• Managing feelings and behaviour: children talk about how they and others show feelings, talk about their own and others’ behaviour, and its consequences, and know that some behaviour is unacceptable. They work as part of a group or class, and understand and follow the rules. They adjust their behaviour to different situations, and take changes of routine in their stride.
  • Making relationships:children play co-operatively, taking turns with others. They take account of one another’s ideas about how to organise their activity. They show sensitivity to others’ needs and feelings, and form positive relationships with adults and other children.


Physical Development: Moving and Handling and Health and Self-care

Using the outdoor environment to develop gross motor skills, running, jumping, skipping, climbing, kicking and throwing.

Using small and large equipment, cutting, drawing, threading etc. take place indoors and outdoors. These develop motor skills leading to formal writing.

Children understand the importance of a healthy lifestyle that relates to regular physical exercise, a good diet as well as self-help skills e.g. dressing/ undressing, using the toilet alone and lunchtime routines for reception children.

Early Learning Goals

  • Moving and handling:children show good control and co-ordination in large and small movements. They move confidently in a range of ways, safely negotiating space. They handle equipment and tools effectively, including pencils for writing.
  • Health and self-care:children know the importance for good health of physical exercise, and a healthy diet, and talk about ways to keep healthy and safe. They manage their own basic hygiene and personal needs successfully, including dressing and going to the toilet independently.


Communication and Language Development: Listening and Attention, Understanding and Speaking

Children listen attentively in a range of situations such as individually, large and small groups and amongst peers and adults.  Also children are encouraged to develop conversational skills such as commenting and asking and answering questions.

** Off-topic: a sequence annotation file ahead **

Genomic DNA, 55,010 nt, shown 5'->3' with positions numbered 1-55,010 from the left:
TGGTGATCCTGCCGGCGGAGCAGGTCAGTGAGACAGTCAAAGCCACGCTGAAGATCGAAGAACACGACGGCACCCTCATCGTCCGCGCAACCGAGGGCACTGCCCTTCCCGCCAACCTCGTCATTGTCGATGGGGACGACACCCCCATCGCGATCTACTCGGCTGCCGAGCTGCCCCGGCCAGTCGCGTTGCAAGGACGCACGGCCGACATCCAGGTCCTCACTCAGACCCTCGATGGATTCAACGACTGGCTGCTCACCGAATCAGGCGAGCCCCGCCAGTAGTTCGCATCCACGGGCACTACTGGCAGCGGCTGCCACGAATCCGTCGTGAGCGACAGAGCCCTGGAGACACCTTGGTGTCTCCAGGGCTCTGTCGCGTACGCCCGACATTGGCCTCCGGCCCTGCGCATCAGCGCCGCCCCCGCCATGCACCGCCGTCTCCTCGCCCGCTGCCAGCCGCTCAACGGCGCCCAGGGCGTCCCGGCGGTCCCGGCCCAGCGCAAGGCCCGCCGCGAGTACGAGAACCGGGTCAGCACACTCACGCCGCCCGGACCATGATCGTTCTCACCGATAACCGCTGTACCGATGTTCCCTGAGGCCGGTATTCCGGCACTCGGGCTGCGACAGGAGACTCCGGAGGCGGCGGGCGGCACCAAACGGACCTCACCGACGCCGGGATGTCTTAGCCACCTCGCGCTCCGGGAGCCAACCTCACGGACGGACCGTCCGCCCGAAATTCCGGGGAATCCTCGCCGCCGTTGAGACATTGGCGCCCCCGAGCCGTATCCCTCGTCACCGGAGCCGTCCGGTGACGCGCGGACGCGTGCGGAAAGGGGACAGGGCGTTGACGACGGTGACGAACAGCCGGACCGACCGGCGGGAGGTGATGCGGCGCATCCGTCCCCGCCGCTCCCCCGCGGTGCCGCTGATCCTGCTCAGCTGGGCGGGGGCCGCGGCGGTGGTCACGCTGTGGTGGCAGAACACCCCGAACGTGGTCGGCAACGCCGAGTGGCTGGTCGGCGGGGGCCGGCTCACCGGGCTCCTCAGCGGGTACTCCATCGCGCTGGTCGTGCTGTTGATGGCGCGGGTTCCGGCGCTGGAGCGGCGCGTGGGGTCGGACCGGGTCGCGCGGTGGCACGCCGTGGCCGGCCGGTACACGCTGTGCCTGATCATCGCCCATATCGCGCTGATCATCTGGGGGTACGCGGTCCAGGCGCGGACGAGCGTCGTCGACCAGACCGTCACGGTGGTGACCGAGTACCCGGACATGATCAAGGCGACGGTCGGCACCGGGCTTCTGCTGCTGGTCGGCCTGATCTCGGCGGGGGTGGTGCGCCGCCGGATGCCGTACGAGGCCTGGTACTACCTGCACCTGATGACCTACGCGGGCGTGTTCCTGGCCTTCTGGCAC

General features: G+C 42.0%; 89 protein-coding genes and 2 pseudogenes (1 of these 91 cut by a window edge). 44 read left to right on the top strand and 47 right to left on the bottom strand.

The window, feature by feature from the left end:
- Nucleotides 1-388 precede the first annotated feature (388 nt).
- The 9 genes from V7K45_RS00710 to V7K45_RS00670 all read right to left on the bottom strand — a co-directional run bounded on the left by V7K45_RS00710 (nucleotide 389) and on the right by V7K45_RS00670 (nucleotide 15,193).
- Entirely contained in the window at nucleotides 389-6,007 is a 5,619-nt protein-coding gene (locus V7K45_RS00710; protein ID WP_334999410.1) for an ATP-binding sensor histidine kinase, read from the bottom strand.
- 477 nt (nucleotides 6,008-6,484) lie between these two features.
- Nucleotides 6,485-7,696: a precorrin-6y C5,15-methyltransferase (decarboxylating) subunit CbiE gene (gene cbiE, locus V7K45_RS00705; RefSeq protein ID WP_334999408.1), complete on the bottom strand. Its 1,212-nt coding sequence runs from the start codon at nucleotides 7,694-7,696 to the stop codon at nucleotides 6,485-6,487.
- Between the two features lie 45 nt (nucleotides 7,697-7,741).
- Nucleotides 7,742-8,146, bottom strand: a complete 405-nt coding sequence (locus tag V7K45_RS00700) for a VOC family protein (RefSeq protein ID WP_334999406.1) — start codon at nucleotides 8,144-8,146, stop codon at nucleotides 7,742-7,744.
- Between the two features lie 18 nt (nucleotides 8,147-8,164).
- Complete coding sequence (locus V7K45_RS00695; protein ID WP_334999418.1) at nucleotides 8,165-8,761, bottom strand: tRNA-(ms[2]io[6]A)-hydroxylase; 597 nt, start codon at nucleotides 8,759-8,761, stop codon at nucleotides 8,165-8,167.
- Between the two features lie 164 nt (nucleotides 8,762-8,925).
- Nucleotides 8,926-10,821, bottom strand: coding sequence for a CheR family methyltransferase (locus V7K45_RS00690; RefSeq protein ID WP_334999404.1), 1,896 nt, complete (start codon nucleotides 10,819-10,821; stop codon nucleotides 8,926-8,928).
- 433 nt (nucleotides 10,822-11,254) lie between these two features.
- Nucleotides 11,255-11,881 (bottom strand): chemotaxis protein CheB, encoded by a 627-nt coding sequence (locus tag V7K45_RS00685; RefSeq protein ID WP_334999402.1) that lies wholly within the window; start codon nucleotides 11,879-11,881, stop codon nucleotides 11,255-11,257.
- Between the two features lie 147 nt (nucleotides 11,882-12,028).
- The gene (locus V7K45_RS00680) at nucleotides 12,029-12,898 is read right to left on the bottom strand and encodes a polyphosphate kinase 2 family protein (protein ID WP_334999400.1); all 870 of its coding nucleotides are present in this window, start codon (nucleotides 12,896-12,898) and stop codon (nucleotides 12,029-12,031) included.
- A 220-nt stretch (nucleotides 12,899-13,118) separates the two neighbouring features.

Early Learning Goals

  • Listening and attention: children listen attentively in a range of situations. They listen to stories, accurately anticipating key events and respond to what they hear with relevant comments, questions or actions. They give their attention to what others say and respond appropriately, while engaged in another activity.
  • Understanding: children follow instructions involving several ideas or actions. They answer ‘how’ and ‘why’ questions about their experiences and in response to stories or events.
  • Speaking: children express themselves effectively, showing awareness of listeners’ needs. They use past, present and future forms accurately when talking about events that have happened or are to happen in the future. They develop their own narratives and explanations by connecting ideas or events.


Literacy: Reading and Writing

This relates to sharing stories, poems rhymes and factual books, reading in small and large groups. Children are taught daily phonics to develop both reading and writing skills. Children begin to read simple sentences and through developing similar writing skills by mark making using phonics skills and expressing their ideas.

Opportunities for mark-making is built into play based writing activities i.e. shopping lists, telephone pads, clipboards, chalk, and paint.

Early Learning Goals

  • Reading:children read and understand simple sentences. They use phonic knowledge to decode regular words and read them aloud accurately. They also read some common irregular words. They demonstrate understanding when talking with others about what they have read.
  • Writing:children use their phonic knowledge to write words in ways which match their spoken sounds. They also write some irregular common words. They write simple sentences which can be read by themselves and others. Some words are spelt correctly and others are phonetically plausible.


Mathematics – Numbers, Shape, Space and Measure

Sorting and describing objects, making patterns, joining in with number rhymes, weighing and measuring, using money, practical activities in sand, water and role play e.g. shop areas.

Exploring shapes in a variety of situations.

Children count reliably with numbers from 1-20 and in practical situations solve addition and subtraction problems.

Early Learning Goals

  • Numbers:children count reliably with numbers from 1 to 20, place them in order and say which number is one more or one less than a given number. Using quantities and objects, they add and subtract two single-digit numbers and count on or back to find the answer. They solve problems, including doubling, halving and sharing.